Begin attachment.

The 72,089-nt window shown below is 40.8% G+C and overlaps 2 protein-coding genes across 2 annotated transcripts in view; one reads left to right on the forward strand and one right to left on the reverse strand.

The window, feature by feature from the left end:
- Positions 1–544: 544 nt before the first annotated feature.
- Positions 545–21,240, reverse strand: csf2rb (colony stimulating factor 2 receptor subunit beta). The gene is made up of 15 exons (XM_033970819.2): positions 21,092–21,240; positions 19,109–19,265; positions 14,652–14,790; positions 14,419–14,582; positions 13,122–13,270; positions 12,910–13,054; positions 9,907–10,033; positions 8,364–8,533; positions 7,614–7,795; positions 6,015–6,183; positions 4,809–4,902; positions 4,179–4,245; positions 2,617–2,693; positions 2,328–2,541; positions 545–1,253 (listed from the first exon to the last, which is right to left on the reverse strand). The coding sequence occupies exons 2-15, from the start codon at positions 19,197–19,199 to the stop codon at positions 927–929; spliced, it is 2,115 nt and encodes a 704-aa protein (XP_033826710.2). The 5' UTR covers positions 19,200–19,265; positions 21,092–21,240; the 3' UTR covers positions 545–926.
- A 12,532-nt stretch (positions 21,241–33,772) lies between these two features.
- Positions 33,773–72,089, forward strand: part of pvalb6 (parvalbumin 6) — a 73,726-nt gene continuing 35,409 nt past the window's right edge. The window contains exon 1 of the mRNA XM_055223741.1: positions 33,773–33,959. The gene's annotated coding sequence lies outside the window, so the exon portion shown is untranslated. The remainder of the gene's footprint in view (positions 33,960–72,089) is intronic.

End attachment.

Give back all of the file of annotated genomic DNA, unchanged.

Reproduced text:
The 72,089-nt window shown below is 40.8% G+C and overlaps 2 protein-coding genes across 2 annotated transcripts in view; one reads left to right on the forward strand and one right to left on the reverse strand.

The window, feature by feature from the left end:
- Positions 1–544: 544 nt before the first annotated feature.
- Positions 545–21,240, reverse strand: csf2rb (colony stimulating factor 2 receptor subunit beta). The gene is made up of 15 exons (XM_033970819.2): positions 21,092–21,240; positions 19,109–19,265; positions 14,652–14,790; positions 14,419–14,582; positions 13,122–13,270; positions 12,910–13,054; positions 9,907–10,033; positions 8,364–8,533; positions 7,614–7,795; positions 6,015–6,183; positions 4,809–4,902; positions 4,179–4,245; positions 2,617–2,693; positions 2,328–2,541; positions 545–1,253 (listed from the first exon to the last, which is right to left on the reverse strand). The coding sequence occupies exons 2-15, from the start codon at positions 19,197–19,199 to the stop codon at positions 927–929; spliced, it is 2,115 nt and encodes a 704-aa protein (XP_033826710.2). The 5' UTR covers positions 19,200–19,265; positions 21,092–21,240; the 3' UTR covers positions 545–926.
- A 12,532-nt stretch (positions 21,241–33,772) lies between these two features.
- Positions 33,773–72,089, forward strand: part of pvalb6 (parvalbumin 6) — a 73,726-nt gene continuing 35,409 nt past the window's right edge. The window contains exon 1 of the mRNA XM_055223741.1: positions 33,773–33,959. The gene's annotated coding sequence lies outside the window, so the exon portion shown is untranslated. The remainder of the gene's footprint in view (positions 33,960–72,089) is intronic.